LUBBOCK, TX - Shaun Slaughter of Lubbock was enlisted in the United States army in June 2000 and served through September 2012, when he was medically discharged.
He says he had a successful 12 years in the service, but when he came back home things were different.
Slaughter says after a year out of the service, he began to experience frequent night terrors, losing hours of sleep and feeling its effects every morning.
"When you can't sleep it affects the rest of your mood, the rest of your day, the way you interact with people," said Slaughter. "I was re-experiencing or dwelling on, or remembering unwanted memories."
Not realizing it at the time, Slaughter was suffering from Post Traumatic Stress. In addition to loss of sleep, he eventually turned to alcohol and even began to violently lash out.
"It was a form of self medicating, of trying to cope or if you will, ignore what was going on," said Slaughter. "I would wake up in the middle of the night, punching the head board, screaming. My ex wife would say that she had an escape route out of the bed because there would sometimes be violent outbursts while sleeping."
Both the night terrors and fits of rage continued, and eventually Slaughter found himself bars. Later, so did someone else: VetStar, a local veteran support group.
A representative from the group found Slaughter in a jail blotter. Realizing that he was a veteran most likely suffering from post traumatic stress, they reached out to help him. It wasn't until then, Slaughter realized he wasn't alone.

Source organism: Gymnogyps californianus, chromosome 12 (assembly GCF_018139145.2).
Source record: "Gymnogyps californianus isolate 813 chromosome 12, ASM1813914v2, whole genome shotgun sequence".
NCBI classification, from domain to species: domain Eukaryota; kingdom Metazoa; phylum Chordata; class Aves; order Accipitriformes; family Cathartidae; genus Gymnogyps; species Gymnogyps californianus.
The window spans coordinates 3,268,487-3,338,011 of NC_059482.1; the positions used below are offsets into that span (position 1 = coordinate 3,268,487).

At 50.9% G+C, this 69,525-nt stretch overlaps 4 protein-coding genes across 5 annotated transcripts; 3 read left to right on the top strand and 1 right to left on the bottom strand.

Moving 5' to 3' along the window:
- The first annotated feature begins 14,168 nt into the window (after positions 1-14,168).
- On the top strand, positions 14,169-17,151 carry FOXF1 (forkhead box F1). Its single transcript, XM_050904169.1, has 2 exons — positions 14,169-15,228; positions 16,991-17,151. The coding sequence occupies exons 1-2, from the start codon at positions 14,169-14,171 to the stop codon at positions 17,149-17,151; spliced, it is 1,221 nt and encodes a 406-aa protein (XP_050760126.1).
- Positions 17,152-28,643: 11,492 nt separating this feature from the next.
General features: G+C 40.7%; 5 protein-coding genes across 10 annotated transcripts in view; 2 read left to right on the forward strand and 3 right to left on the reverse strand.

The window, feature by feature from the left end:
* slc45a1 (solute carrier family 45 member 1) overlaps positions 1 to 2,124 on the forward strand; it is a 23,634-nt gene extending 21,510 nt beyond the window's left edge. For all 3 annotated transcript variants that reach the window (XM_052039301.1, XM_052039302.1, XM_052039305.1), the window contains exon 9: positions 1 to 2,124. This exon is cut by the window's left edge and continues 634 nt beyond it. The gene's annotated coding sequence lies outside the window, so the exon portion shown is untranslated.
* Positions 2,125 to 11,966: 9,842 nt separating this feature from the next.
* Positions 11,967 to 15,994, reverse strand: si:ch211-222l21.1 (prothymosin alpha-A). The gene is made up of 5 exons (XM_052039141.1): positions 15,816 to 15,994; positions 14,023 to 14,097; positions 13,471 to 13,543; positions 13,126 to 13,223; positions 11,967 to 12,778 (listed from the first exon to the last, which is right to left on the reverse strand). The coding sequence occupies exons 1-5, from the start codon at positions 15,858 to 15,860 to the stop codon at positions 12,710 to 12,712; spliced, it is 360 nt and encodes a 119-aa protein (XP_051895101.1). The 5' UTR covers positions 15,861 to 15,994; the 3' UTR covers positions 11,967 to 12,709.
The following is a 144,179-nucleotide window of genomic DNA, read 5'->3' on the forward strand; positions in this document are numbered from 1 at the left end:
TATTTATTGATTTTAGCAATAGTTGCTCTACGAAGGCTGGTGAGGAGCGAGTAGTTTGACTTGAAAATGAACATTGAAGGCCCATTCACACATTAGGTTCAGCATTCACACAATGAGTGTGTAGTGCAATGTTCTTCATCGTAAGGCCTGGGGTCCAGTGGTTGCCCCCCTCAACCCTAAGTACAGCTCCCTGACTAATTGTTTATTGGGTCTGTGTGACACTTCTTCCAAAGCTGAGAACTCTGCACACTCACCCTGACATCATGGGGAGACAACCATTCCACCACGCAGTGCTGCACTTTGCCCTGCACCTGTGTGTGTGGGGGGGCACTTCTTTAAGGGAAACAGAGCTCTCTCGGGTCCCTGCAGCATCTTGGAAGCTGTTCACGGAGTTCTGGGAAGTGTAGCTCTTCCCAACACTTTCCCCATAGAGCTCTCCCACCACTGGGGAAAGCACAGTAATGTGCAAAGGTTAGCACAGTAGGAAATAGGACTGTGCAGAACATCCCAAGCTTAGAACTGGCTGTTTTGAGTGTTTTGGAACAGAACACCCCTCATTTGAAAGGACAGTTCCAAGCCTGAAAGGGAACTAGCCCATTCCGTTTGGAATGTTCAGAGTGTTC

'VetStar was very instrumental in getting me, they wanted to see me get help," said Slaughter. "Right now I'm doing better today than I probably have in the past 10 years."
"You know as a commander I said I'd never leave anybody behind on the battlefield. This is a new kind of battlefield we didn't prepare them for," said Colonel Dave Lewis, a veteran and the director of VetStar. "So, it's important for us to be able to find and to be able to take those people and take care of them."
Col. Lewis says the organization has been able take in 1,200 veterans this year and help taken 90 of Lubbock's homeless veterans off the streets over the last year and a half. He says most of his staff are veterans and that that connection helps tremendously in reaching out to other vets within the community.
"That veteran to veteran connection, that veteran to veteran trust is so very important," said Col. Lewis. "We can't solve everything here, but we can at least point them to the right direction."
Lewis also founded the student veterans program at Texas Tech. The TTU Military and Veterans program is in its third year and works to serve student veterans who attend the university.
Ikaika Iuta is an army veteran and psychology senior at the university. He shares he began to experience symptoms also associated with PTS shortly after returning from service.
"When New Year's happened and all the fireworks started happening, I noticed that i got startled easily with fireworks and loud noises," shared Iuta. "If you've ever ben deployed or in the military and something seems off about your lifestyle or life cycle, go talk to someone. You might not know you have PTS until you actually talk to someone and get educated."
Slaughter agrees, reaching out to someone plays a vital role in ultimately getting help but also wants to encourage those who have veterans in their lives to reach out to them as well.
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